Too right, Royal Mail should be renationalised, under workers’ and customers’ control, without a penny in compensation to the hedge funds and millionaire owners.
‘Are we going to do whatever it takes to win this dispute?’ Ward continued, ‘Are we winning a fight for your jobs? Are we winning a fight for the service that we provide? I think we’re going to get there, because I’ve never known such a feeling, seen so much… it’s overwhelming.’
However, the two CWU leaders gave a more sober appraisal in their video update to members the evening before, which ‘felt like one step forwards and two steps back’ and ‘frustrating’ in Furey’s words.
After three days of ACAS talks, management would not extend its offer of ‘no compulsory redundancies’ but instead would likely retain 15,000 agency workers to replace staff, with an ‘unlimited’ number of self-employed, second-class workers.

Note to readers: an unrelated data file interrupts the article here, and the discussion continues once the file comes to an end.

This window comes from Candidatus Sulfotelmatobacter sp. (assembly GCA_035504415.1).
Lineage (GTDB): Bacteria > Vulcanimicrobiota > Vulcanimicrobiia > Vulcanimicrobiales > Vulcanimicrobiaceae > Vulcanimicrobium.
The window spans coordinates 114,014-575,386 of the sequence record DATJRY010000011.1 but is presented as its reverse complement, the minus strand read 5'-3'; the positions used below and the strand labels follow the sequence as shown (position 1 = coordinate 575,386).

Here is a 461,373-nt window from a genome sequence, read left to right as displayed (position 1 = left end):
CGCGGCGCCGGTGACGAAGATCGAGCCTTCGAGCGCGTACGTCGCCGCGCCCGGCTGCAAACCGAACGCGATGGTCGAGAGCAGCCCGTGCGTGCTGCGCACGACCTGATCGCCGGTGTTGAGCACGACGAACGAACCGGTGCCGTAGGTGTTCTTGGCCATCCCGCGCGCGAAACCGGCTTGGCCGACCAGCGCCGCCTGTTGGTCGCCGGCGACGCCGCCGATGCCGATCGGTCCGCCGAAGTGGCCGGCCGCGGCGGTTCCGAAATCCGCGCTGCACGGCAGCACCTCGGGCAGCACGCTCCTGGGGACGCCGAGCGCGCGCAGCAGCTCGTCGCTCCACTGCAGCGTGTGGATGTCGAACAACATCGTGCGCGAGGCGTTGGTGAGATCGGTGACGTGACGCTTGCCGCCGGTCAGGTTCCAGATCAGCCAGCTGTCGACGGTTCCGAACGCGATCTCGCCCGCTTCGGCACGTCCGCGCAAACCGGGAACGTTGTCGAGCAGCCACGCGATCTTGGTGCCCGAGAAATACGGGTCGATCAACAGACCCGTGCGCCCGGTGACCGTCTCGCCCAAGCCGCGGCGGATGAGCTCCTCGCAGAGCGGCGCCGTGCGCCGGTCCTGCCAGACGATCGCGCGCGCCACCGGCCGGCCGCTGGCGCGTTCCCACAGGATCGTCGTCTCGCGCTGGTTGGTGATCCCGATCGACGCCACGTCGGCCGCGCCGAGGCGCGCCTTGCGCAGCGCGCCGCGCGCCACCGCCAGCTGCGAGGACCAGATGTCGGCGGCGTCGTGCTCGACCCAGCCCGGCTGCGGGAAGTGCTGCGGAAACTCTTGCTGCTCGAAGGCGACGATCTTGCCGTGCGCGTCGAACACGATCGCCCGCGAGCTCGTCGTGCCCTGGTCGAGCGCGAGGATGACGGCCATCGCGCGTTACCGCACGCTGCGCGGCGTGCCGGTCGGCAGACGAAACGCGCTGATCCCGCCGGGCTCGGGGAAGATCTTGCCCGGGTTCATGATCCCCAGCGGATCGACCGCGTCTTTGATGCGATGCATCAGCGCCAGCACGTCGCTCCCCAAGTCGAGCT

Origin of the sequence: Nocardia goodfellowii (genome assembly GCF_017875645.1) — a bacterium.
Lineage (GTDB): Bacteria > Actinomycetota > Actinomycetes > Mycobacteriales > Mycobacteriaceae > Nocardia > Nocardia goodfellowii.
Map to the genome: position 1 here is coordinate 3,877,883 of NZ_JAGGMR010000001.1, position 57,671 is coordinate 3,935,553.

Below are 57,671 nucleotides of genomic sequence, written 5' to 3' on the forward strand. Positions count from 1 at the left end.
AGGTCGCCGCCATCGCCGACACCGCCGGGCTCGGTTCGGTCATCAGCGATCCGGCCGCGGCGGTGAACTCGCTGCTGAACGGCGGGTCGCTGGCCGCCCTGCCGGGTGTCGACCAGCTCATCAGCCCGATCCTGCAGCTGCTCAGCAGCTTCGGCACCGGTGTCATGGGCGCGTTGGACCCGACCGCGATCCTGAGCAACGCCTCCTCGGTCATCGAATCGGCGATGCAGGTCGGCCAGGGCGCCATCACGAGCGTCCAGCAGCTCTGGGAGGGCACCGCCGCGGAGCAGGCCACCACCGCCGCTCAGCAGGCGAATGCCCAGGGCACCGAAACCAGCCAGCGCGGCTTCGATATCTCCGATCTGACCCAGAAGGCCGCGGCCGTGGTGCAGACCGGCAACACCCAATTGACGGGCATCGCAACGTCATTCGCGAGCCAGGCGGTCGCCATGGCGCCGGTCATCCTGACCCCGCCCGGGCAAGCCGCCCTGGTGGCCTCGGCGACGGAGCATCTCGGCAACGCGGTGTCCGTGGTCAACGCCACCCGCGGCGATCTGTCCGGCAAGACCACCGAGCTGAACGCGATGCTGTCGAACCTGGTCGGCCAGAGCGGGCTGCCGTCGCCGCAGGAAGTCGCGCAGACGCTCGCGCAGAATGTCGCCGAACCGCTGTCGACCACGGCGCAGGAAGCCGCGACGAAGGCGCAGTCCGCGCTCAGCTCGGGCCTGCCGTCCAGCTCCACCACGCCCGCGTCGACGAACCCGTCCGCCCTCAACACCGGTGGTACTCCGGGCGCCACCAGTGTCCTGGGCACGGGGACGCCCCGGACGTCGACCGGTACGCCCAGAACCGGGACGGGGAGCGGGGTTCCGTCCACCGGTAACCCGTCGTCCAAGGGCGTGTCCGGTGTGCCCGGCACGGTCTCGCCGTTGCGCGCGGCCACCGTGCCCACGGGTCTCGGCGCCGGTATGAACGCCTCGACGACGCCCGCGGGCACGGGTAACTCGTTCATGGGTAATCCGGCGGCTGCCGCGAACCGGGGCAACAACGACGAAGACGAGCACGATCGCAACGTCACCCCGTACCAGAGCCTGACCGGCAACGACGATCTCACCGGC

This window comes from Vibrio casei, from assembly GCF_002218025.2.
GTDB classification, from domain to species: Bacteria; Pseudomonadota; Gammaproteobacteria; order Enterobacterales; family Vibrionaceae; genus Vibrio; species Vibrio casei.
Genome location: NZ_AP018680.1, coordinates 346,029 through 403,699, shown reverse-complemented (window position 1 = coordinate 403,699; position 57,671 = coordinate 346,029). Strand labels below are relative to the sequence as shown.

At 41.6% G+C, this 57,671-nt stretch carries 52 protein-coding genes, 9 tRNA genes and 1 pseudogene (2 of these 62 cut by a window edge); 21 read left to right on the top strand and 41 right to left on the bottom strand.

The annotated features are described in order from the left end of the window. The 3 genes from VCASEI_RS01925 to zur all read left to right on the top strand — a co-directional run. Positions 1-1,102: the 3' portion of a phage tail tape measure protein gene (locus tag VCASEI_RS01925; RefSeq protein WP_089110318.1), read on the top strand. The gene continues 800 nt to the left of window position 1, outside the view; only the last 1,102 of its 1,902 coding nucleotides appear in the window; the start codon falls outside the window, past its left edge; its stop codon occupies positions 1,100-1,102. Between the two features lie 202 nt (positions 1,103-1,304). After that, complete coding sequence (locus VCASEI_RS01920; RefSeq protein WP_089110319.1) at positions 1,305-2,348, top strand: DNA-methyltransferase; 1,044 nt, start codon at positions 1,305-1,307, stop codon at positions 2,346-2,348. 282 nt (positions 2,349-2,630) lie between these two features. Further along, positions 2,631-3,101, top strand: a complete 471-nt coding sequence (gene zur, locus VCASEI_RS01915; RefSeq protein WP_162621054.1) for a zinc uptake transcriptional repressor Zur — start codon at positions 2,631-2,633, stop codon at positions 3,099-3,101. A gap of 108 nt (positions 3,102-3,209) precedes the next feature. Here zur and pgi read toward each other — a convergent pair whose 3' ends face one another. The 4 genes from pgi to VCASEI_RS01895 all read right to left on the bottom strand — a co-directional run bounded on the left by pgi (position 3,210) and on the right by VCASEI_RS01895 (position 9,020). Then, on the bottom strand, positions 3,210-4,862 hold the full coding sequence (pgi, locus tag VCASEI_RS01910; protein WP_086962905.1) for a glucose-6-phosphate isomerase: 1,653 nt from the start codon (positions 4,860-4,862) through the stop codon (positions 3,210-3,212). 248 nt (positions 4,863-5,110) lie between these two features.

Chris Webb questioned the ‘genuineness of the talks’—not 45 minutes after leaving the room, Royal Mail had issued a press release attacking the union, stressing (again) their ‘best and final offer’, i.e. ultimatum, delivered before the talks.
Webb pointed out the spin, that offices are rammed with undelivered mail, and that Thompson’s claim of 11,000 workers going to work ignored the fact that 14,000 workers aren’t in the union (not all of whom are frontline workers anyway) compared to 115,000 CWU members. All the picketlines report the opposite—no or few staff going in, and even many agency replacements being turned away.
The strike is solid. Coordinated days of action—with the RMT rail workers and RCN nurses for example—and joint local demonstrations can help build it further. But postal workers need to see steps forward in the dispute now. That means pressure on the leaders to escalate the strike, while going forward at the grassroots.